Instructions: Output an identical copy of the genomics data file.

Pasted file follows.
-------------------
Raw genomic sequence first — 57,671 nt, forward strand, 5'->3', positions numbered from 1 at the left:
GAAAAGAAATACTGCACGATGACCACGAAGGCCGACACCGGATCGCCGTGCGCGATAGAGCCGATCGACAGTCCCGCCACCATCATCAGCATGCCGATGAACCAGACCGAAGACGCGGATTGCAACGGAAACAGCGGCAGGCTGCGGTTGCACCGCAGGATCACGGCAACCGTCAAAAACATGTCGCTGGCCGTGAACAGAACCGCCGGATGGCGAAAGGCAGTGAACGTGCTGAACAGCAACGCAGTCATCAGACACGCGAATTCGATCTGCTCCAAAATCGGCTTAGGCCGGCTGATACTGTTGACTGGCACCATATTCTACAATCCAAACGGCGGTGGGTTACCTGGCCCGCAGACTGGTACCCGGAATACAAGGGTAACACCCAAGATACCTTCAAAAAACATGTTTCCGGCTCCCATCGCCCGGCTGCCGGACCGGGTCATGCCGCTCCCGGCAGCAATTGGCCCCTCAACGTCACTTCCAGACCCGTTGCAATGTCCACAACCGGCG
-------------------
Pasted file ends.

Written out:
Raw genomic sequence first — 57,671 nt, forward strand, 5'->3', positions numbered from 1 at the left:
GAAAAGAAATACTGCACGATGACCACGAAGGCCGACACCGGATCGCCGTGCGCGATAGAGCCGATCGACAGTCCCGCCACCATCATCAGCATGCCGATGAACCAGACCGAAGACGCGGATTGCAACGGAAACAGCGGCAGGCTGCGGTTGCACCGCAGGATCACGGCAACCGTCAAAAACATGTCGCTGGCCGTGAACAGAACCGCCGGATGGCGAAAGGCAGTGAACGTGCTGAACAGCAACGCAGTCATCAGACACGCGAATTCGATCTGCTCCAAAATCGGCTTAGGCCGGCTGATACTGTTGACTGGCACCATATTCTACAATCCAAACGGCGGTGGGTTACCTGGCCCGCAGACTGGTACCCGGAATACAAGGGTAACACCCAAGATACCTTCAAAAAACATGTTTCCGGCTCCCATCGCCCGGCTGCCGGACCGGGTCATGCCGCTCCCGGCAGCAATTGGCCCCTCAACGTCACTTCCAGACCCGTTGCAATGTCCACAACCGGCG